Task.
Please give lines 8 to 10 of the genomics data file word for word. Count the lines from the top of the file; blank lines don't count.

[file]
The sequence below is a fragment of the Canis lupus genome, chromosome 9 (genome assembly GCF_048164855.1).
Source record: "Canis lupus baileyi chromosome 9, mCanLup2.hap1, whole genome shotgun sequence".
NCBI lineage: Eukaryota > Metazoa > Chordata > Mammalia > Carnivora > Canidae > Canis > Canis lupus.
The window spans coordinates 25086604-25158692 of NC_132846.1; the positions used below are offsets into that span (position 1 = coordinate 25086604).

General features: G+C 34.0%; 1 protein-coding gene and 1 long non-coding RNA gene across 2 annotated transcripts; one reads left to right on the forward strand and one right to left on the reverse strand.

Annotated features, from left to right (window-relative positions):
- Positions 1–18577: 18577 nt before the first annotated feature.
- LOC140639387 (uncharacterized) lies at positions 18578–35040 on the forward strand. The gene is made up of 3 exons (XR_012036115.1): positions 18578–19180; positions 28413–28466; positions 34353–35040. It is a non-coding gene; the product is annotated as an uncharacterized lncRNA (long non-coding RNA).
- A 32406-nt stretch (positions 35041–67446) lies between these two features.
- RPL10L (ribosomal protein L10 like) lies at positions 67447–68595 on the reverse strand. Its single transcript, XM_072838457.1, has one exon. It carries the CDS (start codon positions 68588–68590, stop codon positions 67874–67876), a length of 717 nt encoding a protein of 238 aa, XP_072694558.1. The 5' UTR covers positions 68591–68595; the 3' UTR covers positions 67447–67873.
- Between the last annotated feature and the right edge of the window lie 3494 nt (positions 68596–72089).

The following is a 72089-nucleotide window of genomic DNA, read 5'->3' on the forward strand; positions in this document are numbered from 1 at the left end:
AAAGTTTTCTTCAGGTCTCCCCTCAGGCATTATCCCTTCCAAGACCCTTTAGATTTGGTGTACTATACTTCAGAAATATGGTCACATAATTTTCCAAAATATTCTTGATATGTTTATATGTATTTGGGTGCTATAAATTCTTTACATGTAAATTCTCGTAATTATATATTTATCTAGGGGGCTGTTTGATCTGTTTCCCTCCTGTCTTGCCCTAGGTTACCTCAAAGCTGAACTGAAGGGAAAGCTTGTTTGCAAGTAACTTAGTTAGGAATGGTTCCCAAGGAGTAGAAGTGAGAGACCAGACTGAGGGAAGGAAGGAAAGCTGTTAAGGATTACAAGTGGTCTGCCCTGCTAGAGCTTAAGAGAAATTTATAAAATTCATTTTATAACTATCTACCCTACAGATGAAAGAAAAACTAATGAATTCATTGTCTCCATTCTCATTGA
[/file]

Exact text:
- LOC140639387 (uncharacterized) lies at positions 18578–35040 on the forward strand. The gene is made up of 3 exons (XR_012036115.1): positions 18578–19180; positions 28413–28466; positions 34353–35040. It is a non-coding gene; the product is annotated as an uncharacterized lncRNA (long non-coding RNA).
- A 32406-nt stretch (positions 35041–67446) lies between these two features.
- RPL10L (ribosomal protein L10 like) lies at positions 67447–68595 on the reverse strand. Its single transcript, XM_072838457.1, has one exon. It carries the CDS (start codon positions 68588–68590, stop codon positions 67874–67876), a length of 717 nt encoding a protein of 238 aa, XP_072694558.1. The 5' UTR covers positions 68591–68595; the 3' UTR covers positions 67447–67873.